Everybody needs beauty as well as bread, places to play in and pray in, where nature may heal and give strength to body and soul alike. John Muir, The Yosemite (1912)
Today the National Park Service of the United States celebrates its 100th birthday. Though we are celebrating a century of these beautiful places to “play in and pray in,” the vision of the National Park idea can be traced back to 1832 when artist George Catlin first encouraged the protection of our country’s wilderness and the people and animals inhabiting these untamed places. In 1872, President Ulysses S. Grant signed an act establishing Yellowstone as our country’s very first National Park. Between 1872 and when the National Park Service was officially established in 1916, the United States government had designated 13 more National Parks and 21 National Monuments.
And now the National Park System protects 413 areas encompassing more than 84 million acres. I’d say it’s been a good 100 years. With over 400 venerated areas, the goal to visit every single one can be a bit daunting. Several enthusiasts stick to the 59 National Parks, and while I believe these are certainly the showstoppers of the system, the monuments, historical sites, memorials, parkways, etc. are not to be underestimated. They each offer something unique worth visiting.
I wish I were observing this milestone birthday in one of these treasured places, but alas, the schedule and obligations of being an adult forced me to postpone an on-location celebration until next month. Ben and I will spend a few days in the Great Smoky Mountains, celebrating both the monumental birthday of the National Park Service and my slightly less monumental (only slightly, mind you) 29th birthday.
It is fitting that the Smokies are where I will kick off my final year in my twenties and commemorate 100 years of “America’s best idea.” After all, my love affair with the National Parks began in the mountains spanning Tennessee and North Carolina.
According to family photo albums, I made my first trip to the Smokies as a baby, but of course, I have no personal memory of this inaugural visit. I sure was a cute, chunky baby, though. 🙂
My family vacationed in the Smokies nearly twice a year from the time I was 10 years old, and my love for those misty mountains deepened with each visit. My parents clearly valued this beautiful haven and it was from them I learned to appreciate not only the Smokies but nature as a whole.
We always hiked during our vacations, with favorite hikes typically being treks ending at a rewarding waterfall. As my family grew more familiar with the mountains, the mileage of our hikes also grew. To be honest, I don’t know how to “vacation” by relaxing on a sandy beach; vacations have always been about hiking and exploring.
As I grew older, I developed interest in the history of the mountains and the people who once called them home; I couldn’t get my hands on enough books and guides about the area. And my parents were always up for trying any trail with historical significance that peaked my curiosity. After one unpopular trail took us many miles out of the way and three attempts to complete in three separate years, they probably started to regret their willingness to let me lead the way, but that’s another story for another post entirely. 🙂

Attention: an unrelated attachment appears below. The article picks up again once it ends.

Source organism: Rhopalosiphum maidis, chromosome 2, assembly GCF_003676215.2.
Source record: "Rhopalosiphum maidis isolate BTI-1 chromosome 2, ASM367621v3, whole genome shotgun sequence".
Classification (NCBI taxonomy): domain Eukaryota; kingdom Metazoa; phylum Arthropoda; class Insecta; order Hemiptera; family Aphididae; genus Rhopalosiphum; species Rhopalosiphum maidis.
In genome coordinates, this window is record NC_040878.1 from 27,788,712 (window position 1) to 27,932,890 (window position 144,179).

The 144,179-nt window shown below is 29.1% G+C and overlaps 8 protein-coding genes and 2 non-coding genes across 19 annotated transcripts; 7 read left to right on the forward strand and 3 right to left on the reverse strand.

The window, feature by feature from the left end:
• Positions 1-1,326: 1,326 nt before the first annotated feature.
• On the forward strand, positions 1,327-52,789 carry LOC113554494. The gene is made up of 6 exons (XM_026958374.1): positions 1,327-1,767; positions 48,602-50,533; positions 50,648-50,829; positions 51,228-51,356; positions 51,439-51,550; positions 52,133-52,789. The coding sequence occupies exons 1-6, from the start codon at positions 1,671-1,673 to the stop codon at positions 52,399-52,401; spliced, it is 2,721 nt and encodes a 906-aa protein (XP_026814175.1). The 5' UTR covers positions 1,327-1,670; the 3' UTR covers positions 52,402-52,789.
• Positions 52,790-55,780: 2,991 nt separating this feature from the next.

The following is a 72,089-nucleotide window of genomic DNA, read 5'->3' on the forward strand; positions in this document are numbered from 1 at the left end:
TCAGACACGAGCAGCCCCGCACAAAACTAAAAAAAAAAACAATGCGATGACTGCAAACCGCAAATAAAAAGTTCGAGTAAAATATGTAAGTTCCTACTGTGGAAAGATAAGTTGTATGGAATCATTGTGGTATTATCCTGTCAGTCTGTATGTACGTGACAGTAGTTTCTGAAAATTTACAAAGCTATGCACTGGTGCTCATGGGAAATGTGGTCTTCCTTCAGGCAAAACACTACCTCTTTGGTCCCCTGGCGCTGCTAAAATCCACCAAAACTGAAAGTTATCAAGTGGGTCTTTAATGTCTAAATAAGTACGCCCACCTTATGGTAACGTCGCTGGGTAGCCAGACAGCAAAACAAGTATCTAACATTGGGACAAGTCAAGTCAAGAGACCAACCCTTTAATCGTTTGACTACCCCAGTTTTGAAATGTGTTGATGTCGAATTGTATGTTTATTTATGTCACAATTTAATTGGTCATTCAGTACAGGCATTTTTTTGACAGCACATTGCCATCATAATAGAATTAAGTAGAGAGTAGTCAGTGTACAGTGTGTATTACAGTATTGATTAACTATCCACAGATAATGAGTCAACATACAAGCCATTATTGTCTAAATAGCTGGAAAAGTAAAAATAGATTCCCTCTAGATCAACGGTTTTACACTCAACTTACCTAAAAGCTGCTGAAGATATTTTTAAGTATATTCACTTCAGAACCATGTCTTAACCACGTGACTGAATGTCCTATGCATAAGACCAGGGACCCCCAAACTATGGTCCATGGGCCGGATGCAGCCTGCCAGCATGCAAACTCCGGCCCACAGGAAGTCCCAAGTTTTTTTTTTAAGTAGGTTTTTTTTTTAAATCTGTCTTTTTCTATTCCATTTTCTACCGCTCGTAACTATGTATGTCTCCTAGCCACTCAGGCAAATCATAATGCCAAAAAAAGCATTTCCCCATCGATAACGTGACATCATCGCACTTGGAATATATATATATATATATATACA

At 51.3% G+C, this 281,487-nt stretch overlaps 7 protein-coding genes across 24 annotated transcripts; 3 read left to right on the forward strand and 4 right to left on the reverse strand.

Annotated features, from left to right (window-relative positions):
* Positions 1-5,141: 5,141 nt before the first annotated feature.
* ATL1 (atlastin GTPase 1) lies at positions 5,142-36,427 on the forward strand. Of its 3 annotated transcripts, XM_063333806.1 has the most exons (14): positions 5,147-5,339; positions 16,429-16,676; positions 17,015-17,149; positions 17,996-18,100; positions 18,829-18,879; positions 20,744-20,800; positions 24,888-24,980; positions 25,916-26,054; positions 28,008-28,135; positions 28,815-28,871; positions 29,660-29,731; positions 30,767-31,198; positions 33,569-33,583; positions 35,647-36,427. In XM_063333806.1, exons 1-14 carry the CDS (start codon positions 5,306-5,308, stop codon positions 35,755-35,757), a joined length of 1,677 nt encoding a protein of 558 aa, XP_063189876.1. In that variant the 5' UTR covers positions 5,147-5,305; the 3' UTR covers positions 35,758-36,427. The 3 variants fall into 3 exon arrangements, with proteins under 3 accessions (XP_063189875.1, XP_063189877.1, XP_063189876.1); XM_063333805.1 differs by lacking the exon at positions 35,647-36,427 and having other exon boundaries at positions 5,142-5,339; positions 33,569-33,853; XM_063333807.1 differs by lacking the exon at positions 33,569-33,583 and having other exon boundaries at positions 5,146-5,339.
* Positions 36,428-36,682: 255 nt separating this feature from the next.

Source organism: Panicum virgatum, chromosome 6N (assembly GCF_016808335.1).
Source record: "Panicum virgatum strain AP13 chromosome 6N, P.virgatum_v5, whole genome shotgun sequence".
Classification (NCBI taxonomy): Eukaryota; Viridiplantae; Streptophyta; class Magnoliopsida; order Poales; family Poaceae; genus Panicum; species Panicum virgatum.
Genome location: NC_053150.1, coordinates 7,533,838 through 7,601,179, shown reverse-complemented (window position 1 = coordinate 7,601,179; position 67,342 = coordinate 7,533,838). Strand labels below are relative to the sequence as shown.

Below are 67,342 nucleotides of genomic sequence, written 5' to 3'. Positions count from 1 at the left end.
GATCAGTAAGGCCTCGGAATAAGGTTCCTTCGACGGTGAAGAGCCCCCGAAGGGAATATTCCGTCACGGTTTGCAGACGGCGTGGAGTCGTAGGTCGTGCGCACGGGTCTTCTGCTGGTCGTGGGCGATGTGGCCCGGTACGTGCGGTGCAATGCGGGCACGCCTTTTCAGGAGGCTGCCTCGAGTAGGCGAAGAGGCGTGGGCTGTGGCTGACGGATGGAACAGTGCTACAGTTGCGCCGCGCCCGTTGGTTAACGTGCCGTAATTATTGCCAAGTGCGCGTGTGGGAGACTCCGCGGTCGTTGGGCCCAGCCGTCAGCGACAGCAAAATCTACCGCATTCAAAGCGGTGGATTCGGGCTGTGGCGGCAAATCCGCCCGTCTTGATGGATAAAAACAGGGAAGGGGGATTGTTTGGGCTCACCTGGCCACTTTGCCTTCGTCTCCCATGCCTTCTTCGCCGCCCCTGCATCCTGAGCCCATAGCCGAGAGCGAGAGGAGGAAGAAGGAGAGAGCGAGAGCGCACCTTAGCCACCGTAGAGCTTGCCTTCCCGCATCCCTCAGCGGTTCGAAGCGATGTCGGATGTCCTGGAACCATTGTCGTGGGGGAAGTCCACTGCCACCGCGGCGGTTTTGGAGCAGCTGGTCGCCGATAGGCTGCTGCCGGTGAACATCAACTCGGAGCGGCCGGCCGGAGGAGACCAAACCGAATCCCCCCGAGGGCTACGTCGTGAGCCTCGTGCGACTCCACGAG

Now that I’m older, my trips to the Smokies aren’t nearly as frequent, but I try to make a pilgrimage at least once every few years. I often affectionately refer to them as my home-away-from-home. They spurred my love for the great outdoors and the National Park Service; now I want to explore as many of the National Parks as I possibly can.
And I consider myself fortunate.
My family traveled the Blue Ridge Parkway, admiring the vistas of lush green mountains against azure skies.
In Big Bend, my mom and I watched the sun set in the endless Texas sky over the Chisos Mountains.
I had a brief glimpse of the 300-year-old history and culture embodied in the San Antonio Missions.
By standing in a single spot at the Pinnacle Overlook in Cumberland Gap, I looked across and into the states of Kentucky, Tennessee and Virginia simultaneously.
Ben and I experienced an abbreviated version of the grandeur of Yosemite—dominating giants such as Half Dome and El Capitan, the vast Tuolumne Meadows and ancient sequoias of Mariposa Grove—on our honeymoon.
We stood in awe of the snowy summit of Mount Rainier perfectly framed in a cloudy sky.
In Olympic, we explored the wild coastline of Ruby Beach, the temperate Hoh Rainforest and the soaring peaks Hurricane Ridge.
We witnessed glaciers up close and personal as we sailed through Glacier Bay.
And in Sitka we reverently gazed up at towering totem poles that whisper the stories of the Pacific Northwest tribes who created them.
And there’s still so, so much left to experience.
I relate to nature enthusiast John Muir, one of the first National Park advocates, because of the connection he felt with nature. To me, the National Parks are about family and memories; history and learning; faith and healing; adventure and living.
If you’ve never experienced our National Parks, what are you waiting for? Mountains, rivers, monuments, battlefields, lakeshores, volcanoes, glaciers, historic sites, parkways, trails, preserves, memorials… the National Park System encompasses so much. Find your park and join the celebration!
Thousands of tired, nerve-shaken, over-civilized people are beginning to find out that going to the mountains is going home; that wildness is a necessity; and that mountain parks and reservations are useful not only as fountains of timber and irrigating rivers, but as fountains of life. John Muir, Our National Parks (1901)